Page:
Eliminating Child Labor at Home and Abroad

Child Abuse & Neglect
Child Rights
Children of Immigrants

 

More than 150 million children around the world are forced into labor. Even in the US, it is legal for children as young as 12 to work in the agricultural industry.

In a briefing on Capitol Hill to mark World Day Against Child Labor, Ana Flores shared her experiences working in the tobacco fields of North Carolina as a 14-year-old. She described being exposed to pesticides and nicotine, extreme heat in the summer, and limited breaks for water and food. Flores recounted the grueling daily ordeal of the backbreaking work and told of the time her single mother, also working in the fields to provide for her three kids, collapsed from the brutal heat.

Kailash Satyarthi, an Indian children’s rights activist and Nobel Peace Prize winner, spoke at the briefing about the global scourge of child labor and argued that freeing children from unjust labor practices is essential to combating fundamentalism and terrorism. He credited America’s global fight against child labor with decreasing the number of child laborers by 100 million kids over the past 25 years. Satyarthi urged the US to continue placing this issue at the top of the international community’s human rights agenda.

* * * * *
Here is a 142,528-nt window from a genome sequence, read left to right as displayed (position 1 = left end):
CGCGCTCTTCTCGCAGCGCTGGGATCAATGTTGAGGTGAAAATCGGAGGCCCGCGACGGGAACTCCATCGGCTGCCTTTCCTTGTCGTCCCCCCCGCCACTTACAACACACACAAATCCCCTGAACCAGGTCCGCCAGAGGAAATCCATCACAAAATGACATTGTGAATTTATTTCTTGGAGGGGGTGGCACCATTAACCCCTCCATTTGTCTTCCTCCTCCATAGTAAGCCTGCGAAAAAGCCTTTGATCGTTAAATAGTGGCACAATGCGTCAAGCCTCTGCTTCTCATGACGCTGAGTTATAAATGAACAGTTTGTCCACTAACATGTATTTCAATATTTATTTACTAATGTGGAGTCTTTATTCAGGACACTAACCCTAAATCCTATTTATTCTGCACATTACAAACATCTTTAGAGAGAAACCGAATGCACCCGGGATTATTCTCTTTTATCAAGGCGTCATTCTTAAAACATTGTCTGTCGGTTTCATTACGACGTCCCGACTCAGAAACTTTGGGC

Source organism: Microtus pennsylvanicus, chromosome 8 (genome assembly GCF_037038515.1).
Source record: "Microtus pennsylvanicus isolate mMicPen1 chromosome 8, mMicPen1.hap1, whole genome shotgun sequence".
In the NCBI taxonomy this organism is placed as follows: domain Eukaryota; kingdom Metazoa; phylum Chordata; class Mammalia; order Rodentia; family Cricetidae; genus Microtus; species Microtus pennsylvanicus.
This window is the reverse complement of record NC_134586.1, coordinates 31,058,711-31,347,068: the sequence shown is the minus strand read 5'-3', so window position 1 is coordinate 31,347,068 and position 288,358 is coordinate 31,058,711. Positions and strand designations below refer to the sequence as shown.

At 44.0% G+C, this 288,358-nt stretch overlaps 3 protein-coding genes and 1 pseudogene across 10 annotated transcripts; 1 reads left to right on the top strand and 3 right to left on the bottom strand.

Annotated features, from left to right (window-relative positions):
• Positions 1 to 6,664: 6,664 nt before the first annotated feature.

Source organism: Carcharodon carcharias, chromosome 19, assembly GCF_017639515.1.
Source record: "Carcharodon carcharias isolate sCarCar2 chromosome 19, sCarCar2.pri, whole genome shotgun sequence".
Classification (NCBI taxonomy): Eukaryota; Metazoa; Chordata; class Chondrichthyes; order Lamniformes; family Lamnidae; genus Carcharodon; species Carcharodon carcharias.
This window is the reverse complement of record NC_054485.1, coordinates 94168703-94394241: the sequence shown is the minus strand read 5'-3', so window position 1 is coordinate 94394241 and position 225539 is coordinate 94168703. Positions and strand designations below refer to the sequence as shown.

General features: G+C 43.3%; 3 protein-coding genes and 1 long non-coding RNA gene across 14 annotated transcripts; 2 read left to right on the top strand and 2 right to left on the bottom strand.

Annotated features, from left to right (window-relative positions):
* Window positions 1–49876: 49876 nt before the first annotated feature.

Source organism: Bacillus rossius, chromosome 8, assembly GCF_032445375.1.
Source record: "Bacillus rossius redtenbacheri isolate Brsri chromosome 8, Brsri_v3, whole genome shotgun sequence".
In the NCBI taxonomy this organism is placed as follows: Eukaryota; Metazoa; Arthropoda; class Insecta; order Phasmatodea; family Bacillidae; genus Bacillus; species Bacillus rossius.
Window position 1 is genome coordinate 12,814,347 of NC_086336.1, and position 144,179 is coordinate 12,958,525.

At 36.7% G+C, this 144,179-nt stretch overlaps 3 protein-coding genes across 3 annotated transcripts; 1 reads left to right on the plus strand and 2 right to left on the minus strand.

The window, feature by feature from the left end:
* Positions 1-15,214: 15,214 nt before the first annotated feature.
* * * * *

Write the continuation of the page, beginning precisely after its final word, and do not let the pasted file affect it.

But within the US, child labor is still common in tobacco fields, such as the one where Flores worked, where exposure to nicotine, extreme weather, and harsh work conditions threaten children’s health and development.

According to a Human Rights Watch report, hazards like the ones encountered on tobacco farms do the most damage to people under the age of 18. Even if kids have grown to their full-size, their brains are still developing and vulnerable to the toxic effects of pesticides and nicotine. Though some tobacco companies have changed their policies to limit workers to 16 years of age and over, exemptions in regulations still continue to damage children’s health and wellbeing.  

Sadly, the American government has largely left this issue unchecked, even with clear examples of the ill-effects of child labor.

It is apparent that leaving it up to private companies to set their own child welfare labor regulations is insufficient – the government must act to protect child laborers now and put in place a comprehensive child rights framework.

There are several actions Congress could take today to end this kind of oppressive child labor, including a bill introduced by US Rep. David Cicilline (D-RI) and Sen. Dick Durbin (D-IL) seeking to abolish child labor in the tobacco industry.

Even on non-tobacco farms in the US, child laborers face dangerous and oppressive conditions, insufficient pay, and long hours.

To combat this, US Rep. Lucille Roybal-Allard (D-CA) introduced the CARE Act of 2017, to raise the minimum age of farm workers to 16-years-old and of hazardous workers to 18-years-old. The bill still provides exemptions to family farms and permits 14- and 15-year-olds to work, but with increased protections and limits on their hours.

Astonishingly, the US is one of the only countries in the world that has refused to ratify the UN Convention on the Rights of the Child, a global treaty it helped draft in the 1980s to protect the human rights of children. Ratifying the treaty now and acting on the congressional legislation would send a clear signal that America takes the issue of child labor seriously around the world and on its own shores.